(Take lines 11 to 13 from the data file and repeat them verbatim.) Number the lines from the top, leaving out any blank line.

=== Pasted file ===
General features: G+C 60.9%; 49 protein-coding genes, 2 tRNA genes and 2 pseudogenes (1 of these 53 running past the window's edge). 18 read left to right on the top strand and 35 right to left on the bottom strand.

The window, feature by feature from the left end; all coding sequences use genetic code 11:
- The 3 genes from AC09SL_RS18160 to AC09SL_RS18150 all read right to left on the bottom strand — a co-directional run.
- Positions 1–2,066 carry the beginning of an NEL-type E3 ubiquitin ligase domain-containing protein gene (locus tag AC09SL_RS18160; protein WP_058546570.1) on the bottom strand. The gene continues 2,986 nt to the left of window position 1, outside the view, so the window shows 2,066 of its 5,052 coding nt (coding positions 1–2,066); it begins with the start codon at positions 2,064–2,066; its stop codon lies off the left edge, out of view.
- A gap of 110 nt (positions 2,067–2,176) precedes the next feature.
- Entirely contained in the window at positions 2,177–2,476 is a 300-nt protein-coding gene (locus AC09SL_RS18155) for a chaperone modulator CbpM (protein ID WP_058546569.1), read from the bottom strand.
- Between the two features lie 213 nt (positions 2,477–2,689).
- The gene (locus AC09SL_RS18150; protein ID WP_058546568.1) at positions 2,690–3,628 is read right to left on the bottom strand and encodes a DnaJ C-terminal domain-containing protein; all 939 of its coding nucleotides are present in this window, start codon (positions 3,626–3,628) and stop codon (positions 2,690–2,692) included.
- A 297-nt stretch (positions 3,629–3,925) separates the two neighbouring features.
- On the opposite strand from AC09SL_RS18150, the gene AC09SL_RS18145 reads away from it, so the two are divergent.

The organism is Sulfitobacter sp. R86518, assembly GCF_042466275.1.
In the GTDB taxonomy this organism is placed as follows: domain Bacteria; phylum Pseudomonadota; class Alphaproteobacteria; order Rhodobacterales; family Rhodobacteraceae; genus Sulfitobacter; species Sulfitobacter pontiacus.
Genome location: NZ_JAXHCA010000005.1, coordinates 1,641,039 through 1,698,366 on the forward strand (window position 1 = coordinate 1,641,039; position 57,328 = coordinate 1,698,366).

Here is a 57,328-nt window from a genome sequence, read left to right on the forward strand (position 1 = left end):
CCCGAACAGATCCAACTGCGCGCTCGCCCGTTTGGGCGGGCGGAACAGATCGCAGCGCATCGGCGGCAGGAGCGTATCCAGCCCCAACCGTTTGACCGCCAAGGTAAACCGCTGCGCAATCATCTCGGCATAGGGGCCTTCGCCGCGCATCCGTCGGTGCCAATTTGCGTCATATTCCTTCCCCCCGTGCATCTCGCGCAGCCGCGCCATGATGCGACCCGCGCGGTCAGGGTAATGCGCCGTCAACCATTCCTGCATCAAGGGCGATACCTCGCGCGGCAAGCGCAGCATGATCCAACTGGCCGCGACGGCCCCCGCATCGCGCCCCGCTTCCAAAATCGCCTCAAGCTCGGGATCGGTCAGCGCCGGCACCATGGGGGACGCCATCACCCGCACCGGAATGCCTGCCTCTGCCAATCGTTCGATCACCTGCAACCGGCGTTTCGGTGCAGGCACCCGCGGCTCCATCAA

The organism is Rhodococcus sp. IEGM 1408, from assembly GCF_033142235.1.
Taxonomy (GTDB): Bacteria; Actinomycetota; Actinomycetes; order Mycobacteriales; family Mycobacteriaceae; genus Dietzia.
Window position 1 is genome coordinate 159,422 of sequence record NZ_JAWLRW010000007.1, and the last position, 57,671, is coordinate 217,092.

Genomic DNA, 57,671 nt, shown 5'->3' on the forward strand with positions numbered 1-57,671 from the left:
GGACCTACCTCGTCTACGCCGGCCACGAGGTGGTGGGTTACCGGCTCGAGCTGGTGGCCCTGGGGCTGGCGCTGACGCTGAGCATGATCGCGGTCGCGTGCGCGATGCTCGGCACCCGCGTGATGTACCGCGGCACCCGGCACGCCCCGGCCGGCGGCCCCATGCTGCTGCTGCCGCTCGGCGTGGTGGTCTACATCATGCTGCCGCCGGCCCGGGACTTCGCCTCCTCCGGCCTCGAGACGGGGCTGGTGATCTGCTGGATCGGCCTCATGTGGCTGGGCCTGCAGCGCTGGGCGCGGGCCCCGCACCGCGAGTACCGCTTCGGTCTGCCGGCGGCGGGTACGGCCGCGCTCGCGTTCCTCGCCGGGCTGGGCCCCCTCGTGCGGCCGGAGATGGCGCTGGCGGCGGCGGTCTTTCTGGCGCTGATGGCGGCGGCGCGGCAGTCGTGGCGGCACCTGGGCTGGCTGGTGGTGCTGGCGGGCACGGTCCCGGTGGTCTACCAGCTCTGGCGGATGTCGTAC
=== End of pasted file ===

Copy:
The organism is Sulfitobacter sp. R86518, assembly GCF_042466275.1.
In the GTDB taxonomy this organism is placed as follows: domain Bacteria; phylum Pseudomonadota; class Alphaproteobacteria; order Rhodobacterales; family Rhodobacteraceae; genus Sulfitobacter; species Sulfitobacter pontiacus.
Genome location: NZ_JAXHCA010000005.1, coordinates 1,641,039 through 1,698,366 on the forward strand (window position 1 = coordinate 1,641,039; position 57,328 = coordinate 1,698,366).